In-cell NMR Spectroscopy: From Molecular Sciences to Cell Biology
Chapter 11: In-cell NMR: Spectral Optimization and Population Adjustment by Rational Protein Engineering
Published:09 Dec 2019
J. Danielsson, F. Yang, and M. Oliveberg, in In-cell NMR Spectroscopy: From Molecular Sciences to Cell Biology, ed. Y. Ito, V. Dötsch, and M. Shirakawa, The Royal Society of Chemistry, 2019, ch. 11, pp. 171-187.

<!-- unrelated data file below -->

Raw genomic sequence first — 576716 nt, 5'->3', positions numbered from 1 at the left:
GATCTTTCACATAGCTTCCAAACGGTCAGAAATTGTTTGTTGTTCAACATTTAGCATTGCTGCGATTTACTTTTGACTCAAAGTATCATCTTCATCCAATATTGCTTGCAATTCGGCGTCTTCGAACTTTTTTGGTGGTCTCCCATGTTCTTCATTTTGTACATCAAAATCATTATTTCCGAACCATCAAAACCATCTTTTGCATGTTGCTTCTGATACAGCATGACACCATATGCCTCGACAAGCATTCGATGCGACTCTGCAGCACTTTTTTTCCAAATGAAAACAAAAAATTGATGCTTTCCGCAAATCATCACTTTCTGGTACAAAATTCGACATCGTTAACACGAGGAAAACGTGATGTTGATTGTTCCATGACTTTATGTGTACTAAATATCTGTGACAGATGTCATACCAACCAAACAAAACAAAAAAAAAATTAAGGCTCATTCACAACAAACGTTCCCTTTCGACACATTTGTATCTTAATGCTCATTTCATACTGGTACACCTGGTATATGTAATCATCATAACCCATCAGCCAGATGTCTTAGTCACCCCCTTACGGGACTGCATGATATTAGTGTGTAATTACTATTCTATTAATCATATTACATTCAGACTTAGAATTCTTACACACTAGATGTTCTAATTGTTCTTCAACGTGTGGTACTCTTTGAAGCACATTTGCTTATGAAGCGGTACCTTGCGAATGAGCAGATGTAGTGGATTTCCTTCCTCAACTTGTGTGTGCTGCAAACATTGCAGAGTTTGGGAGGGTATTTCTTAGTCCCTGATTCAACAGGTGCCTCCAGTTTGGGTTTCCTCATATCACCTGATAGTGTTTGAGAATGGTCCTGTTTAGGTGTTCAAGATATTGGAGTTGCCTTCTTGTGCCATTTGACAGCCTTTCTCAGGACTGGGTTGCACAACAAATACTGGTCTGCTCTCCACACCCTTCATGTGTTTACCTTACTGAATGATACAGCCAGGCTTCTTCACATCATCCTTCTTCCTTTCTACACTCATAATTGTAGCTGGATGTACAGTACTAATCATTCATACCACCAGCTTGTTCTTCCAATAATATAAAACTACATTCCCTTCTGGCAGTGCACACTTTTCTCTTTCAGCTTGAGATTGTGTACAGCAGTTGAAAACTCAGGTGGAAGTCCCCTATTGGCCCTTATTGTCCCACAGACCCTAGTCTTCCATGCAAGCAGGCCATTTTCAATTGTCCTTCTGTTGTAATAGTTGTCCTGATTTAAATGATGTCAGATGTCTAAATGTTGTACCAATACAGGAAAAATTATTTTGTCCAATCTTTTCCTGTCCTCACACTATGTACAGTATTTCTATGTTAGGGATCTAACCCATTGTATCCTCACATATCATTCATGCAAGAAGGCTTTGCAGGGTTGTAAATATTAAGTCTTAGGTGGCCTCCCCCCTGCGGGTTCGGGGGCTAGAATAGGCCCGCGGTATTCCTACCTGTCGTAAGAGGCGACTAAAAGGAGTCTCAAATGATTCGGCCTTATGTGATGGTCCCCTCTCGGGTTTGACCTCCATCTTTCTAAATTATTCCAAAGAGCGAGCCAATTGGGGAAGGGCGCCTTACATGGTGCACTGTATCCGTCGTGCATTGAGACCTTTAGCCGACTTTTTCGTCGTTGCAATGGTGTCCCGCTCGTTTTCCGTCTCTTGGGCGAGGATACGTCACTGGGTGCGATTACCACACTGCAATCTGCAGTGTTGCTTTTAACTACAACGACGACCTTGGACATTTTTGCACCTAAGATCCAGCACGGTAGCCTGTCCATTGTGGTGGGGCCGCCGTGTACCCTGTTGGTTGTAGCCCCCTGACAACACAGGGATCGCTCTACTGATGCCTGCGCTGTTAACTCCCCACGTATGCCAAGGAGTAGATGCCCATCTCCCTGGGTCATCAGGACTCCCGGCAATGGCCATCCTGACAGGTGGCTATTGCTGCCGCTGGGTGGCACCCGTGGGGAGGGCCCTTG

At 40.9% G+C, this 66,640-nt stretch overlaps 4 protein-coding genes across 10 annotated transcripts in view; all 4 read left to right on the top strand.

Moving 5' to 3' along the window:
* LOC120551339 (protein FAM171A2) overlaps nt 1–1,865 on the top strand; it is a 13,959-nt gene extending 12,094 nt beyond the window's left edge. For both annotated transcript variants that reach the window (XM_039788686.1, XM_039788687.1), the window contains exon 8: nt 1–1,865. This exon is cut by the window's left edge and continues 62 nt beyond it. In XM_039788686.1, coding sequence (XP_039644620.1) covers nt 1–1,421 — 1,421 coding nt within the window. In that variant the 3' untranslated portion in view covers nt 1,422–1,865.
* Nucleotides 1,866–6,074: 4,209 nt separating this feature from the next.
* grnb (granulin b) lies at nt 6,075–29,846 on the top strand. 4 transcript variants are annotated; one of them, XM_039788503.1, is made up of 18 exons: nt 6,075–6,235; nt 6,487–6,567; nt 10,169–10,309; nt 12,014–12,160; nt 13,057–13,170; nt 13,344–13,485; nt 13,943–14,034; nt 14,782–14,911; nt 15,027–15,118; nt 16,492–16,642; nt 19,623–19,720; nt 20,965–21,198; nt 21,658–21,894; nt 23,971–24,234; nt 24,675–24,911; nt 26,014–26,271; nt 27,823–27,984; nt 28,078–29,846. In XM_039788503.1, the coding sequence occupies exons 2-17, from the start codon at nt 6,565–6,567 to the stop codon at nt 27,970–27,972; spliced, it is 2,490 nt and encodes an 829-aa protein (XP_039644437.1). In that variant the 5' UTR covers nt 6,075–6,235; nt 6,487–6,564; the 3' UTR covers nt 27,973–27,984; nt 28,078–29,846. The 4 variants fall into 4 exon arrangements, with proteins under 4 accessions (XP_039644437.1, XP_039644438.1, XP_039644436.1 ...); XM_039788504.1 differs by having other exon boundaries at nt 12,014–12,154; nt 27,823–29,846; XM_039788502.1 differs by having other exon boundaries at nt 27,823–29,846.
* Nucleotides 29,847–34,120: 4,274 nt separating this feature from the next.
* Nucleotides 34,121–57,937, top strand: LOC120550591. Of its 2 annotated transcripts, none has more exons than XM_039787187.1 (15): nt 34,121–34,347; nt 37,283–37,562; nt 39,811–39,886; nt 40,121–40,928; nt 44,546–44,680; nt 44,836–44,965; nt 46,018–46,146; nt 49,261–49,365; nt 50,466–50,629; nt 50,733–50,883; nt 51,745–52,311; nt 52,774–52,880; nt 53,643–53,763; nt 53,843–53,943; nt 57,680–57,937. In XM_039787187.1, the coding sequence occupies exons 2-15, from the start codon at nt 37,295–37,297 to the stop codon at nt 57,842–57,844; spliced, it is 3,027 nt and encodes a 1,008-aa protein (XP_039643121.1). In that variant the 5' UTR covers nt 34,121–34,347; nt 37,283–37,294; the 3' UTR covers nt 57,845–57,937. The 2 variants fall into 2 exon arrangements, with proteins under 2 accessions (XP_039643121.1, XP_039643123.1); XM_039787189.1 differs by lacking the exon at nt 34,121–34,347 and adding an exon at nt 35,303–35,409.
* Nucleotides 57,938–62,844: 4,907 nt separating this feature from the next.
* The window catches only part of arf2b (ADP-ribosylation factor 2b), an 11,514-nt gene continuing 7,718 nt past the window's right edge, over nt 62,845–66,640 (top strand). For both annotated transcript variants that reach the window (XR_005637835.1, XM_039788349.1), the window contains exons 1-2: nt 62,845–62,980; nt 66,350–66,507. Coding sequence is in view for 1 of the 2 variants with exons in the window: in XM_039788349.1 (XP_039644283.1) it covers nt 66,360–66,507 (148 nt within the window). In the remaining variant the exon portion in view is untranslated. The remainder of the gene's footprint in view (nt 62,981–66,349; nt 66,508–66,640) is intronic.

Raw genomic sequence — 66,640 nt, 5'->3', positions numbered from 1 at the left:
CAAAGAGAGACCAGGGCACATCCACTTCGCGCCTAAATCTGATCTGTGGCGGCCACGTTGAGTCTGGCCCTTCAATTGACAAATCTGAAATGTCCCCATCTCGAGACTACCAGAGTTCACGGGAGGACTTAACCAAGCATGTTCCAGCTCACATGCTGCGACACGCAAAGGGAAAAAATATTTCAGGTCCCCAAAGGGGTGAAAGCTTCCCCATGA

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The prospect of obtaining atomic-resolution data of proteins ‘at work’ in live cells, has spurred on many scientists to take their chances with NMR. In doing so, the most common disappointment is that the acquired in-cell NMR spectra turn out to be useless: the signal is poor, or even completely missing, because of excessive line broadening. However, this is no reason for despair as there are simple ways to tailor the protein to better serve your needs. In this chapter, we outline first the molecular factors that control line broadening in the cellular system, and show how these can be tuned at will by protein engineering to enhance the spectral properties. Second, we provide a specific example where rational mutation is used to make the folding equilibrium amenable to direct quantification of protein-stability changes in mammalian and bacterial cells.